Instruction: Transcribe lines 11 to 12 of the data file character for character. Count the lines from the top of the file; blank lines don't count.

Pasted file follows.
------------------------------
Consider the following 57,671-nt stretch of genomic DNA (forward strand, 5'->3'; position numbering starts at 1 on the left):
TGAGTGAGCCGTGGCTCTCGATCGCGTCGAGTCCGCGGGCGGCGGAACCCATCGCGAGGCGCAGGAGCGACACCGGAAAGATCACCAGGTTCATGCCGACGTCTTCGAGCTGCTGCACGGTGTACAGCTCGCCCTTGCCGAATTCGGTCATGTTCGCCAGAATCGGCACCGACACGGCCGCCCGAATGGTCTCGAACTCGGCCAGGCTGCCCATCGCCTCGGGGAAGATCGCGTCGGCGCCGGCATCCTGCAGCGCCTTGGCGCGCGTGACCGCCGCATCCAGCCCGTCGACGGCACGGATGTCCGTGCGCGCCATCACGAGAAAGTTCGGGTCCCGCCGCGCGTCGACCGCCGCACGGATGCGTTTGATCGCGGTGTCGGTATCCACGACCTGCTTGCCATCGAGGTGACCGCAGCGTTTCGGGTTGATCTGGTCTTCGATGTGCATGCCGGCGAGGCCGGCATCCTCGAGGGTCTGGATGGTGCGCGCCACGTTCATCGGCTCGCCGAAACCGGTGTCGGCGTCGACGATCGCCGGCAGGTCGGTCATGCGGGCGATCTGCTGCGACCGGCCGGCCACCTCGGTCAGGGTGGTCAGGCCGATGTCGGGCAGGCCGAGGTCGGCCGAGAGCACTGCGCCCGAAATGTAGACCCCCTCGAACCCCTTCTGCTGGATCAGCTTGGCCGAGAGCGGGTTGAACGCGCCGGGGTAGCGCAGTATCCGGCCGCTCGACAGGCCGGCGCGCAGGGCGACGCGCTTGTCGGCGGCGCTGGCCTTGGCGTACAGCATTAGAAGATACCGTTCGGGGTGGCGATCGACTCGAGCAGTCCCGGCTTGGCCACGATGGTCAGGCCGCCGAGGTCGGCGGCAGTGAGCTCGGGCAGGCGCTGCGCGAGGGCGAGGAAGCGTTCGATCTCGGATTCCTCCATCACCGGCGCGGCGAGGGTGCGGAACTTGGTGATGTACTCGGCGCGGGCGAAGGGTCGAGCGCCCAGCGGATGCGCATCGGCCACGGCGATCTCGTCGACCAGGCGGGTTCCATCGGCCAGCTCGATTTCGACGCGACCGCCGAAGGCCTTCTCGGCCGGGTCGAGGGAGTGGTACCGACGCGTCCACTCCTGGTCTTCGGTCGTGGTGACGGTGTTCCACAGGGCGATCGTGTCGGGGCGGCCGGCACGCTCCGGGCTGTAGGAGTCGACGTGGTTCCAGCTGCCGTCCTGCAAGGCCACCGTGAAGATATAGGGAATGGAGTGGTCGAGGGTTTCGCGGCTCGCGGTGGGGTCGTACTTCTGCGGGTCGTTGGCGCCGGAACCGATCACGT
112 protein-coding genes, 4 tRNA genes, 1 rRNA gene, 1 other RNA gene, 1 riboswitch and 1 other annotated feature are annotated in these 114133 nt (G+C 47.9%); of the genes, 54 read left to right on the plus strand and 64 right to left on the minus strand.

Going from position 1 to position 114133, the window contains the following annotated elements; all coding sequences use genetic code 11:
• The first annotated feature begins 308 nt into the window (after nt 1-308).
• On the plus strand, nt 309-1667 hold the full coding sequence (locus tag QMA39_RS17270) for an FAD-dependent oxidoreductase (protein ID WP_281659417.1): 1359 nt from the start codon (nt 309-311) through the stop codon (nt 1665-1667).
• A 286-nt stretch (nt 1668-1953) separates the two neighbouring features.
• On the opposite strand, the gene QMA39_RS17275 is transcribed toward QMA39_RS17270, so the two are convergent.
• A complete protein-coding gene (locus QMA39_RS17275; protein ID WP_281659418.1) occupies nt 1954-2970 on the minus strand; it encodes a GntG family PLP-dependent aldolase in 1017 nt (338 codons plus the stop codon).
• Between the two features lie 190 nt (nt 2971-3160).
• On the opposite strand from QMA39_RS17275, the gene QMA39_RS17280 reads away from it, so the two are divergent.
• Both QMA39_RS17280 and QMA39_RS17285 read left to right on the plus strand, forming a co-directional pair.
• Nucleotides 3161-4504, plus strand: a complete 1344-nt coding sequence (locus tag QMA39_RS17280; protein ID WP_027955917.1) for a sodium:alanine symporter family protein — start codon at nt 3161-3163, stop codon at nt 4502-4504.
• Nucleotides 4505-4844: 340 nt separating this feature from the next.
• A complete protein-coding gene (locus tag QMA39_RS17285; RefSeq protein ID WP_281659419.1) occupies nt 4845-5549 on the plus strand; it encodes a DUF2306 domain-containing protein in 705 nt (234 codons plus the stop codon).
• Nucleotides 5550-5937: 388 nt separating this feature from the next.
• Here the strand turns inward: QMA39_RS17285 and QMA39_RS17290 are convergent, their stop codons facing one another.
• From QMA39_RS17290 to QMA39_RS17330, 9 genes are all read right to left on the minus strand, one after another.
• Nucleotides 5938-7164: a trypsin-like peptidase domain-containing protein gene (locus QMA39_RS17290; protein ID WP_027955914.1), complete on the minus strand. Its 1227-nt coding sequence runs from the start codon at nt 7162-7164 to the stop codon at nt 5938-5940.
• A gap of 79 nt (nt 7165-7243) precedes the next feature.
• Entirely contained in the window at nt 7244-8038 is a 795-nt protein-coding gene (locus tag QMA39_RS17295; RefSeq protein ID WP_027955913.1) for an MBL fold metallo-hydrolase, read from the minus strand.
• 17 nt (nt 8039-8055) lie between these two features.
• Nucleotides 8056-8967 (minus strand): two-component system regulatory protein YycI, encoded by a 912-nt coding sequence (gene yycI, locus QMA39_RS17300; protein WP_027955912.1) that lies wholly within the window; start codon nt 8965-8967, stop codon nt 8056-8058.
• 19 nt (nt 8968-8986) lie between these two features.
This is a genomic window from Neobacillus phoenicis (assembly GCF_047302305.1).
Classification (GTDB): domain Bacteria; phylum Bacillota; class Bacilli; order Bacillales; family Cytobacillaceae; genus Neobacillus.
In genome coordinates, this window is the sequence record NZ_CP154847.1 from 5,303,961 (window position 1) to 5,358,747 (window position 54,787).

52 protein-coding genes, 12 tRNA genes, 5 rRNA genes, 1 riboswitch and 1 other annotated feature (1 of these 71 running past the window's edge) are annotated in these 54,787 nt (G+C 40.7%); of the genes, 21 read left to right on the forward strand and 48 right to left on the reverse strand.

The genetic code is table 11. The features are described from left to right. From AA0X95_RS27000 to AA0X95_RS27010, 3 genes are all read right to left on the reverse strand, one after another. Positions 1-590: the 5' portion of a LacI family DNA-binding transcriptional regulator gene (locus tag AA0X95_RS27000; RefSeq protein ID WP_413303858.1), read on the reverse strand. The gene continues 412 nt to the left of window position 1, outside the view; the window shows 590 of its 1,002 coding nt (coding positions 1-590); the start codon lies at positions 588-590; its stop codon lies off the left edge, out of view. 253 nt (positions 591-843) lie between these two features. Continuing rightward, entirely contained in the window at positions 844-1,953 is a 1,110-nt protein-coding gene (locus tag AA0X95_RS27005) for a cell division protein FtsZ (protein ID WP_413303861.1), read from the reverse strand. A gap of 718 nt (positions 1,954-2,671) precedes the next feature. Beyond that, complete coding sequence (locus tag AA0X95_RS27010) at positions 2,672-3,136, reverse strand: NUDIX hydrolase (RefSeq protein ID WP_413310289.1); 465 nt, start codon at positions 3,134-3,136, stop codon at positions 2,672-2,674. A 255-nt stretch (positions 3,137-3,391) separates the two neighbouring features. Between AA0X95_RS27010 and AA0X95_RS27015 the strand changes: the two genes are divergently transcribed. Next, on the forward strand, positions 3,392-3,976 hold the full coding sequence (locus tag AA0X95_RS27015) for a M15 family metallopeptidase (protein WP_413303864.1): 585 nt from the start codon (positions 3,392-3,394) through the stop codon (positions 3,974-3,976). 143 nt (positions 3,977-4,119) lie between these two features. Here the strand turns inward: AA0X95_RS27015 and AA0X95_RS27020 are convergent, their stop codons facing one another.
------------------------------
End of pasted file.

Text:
• On the opposite strand from QMA39_RS17275, the gene QMA39_RS17280 reads away from it, so the two are divergent.
• Both QMA39_RS17280 and QMA39_RS17285 read left to right on the plus strand, forming a co-directional pair.